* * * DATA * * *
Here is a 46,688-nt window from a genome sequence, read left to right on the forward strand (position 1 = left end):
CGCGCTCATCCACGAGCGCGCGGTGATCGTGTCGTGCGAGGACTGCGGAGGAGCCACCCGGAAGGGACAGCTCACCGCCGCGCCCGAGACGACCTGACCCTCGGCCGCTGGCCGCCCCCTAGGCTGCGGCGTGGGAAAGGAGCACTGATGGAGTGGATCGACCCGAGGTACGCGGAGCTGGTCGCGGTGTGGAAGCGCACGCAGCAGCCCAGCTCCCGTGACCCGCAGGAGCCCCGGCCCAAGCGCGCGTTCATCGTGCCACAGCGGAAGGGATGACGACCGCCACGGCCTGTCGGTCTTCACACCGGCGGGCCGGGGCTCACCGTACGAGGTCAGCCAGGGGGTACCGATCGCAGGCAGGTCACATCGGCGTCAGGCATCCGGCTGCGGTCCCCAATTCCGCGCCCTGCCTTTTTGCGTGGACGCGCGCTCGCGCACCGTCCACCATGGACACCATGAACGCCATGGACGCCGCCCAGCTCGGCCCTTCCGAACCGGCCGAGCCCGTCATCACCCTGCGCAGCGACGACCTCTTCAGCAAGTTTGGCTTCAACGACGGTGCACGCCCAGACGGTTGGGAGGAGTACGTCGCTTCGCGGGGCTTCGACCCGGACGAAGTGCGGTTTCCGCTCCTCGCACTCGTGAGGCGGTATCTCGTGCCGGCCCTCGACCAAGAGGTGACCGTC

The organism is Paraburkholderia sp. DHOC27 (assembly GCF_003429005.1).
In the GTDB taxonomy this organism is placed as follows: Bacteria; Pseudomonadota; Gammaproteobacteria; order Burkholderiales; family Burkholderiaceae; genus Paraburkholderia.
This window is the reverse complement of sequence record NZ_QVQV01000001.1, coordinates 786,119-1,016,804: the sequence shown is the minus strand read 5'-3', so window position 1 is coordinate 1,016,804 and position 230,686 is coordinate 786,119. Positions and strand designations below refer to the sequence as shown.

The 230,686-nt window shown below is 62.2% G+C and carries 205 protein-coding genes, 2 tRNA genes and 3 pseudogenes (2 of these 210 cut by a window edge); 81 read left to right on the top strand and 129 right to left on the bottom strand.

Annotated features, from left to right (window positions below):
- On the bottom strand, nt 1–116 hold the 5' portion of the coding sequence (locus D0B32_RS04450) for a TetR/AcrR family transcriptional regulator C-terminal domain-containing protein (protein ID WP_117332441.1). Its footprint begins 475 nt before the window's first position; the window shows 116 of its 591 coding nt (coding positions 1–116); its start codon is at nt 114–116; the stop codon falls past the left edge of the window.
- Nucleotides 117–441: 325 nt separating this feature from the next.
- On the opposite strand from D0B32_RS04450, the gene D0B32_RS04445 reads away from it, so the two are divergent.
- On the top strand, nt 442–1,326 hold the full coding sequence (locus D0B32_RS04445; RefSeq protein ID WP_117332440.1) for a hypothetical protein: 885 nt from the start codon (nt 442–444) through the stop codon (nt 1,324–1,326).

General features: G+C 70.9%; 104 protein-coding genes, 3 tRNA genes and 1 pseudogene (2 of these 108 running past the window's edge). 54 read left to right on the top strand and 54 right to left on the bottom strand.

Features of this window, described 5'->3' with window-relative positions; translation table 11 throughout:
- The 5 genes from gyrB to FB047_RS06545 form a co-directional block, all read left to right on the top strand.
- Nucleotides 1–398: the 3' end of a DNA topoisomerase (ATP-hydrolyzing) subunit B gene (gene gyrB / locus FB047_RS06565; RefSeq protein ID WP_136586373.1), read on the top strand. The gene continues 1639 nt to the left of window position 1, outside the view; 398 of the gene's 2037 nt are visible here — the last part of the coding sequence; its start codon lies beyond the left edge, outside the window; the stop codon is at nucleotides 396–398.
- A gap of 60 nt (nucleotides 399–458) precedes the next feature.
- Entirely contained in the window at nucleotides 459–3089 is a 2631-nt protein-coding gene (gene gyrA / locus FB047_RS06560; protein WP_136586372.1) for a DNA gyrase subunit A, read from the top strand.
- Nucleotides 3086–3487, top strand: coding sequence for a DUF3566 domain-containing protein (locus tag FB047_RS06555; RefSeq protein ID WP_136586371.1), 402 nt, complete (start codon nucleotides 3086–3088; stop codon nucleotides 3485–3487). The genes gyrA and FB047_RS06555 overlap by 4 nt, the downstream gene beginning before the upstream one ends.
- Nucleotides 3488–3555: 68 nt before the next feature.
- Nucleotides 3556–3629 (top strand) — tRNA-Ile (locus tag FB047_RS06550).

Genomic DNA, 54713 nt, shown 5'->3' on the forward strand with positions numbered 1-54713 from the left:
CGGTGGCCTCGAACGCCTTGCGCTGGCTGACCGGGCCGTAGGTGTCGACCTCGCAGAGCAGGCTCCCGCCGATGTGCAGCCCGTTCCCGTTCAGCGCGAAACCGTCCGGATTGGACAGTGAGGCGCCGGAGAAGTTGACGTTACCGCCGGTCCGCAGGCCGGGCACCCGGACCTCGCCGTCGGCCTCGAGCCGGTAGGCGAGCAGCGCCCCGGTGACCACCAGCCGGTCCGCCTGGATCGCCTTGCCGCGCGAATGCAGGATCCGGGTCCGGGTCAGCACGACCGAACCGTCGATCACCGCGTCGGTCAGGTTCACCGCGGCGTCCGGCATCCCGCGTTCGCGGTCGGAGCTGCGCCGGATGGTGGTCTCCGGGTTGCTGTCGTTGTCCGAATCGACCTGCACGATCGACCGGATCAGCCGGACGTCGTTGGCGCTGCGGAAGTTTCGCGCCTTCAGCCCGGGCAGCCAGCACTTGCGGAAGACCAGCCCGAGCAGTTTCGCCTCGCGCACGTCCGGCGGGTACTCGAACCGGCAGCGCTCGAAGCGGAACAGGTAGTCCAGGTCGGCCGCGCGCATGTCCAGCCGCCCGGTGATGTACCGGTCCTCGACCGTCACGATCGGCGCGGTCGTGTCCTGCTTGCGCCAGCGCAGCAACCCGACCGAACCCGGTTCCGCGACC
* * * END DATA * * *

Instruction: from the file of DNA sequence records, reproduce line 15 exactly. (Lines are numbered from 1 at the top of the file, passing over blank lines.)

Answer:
- Nucleotides 1–398: the 3' end of a DNA topoisomerase (ATP-hydrolyzing) subunit B gene (gene gyrB / locus FB047_RS06565; RefSeq protein ID WP_136586373.1), read on the top strand. The gene continues 1639 nt to the left of window position 1, outside the view; 398 of the gene's 2037 nt are visible here — the last part of the coding sequence; its start codon lies beyond the left edge, outside the window; the stop codon is at nucleotides 396–398.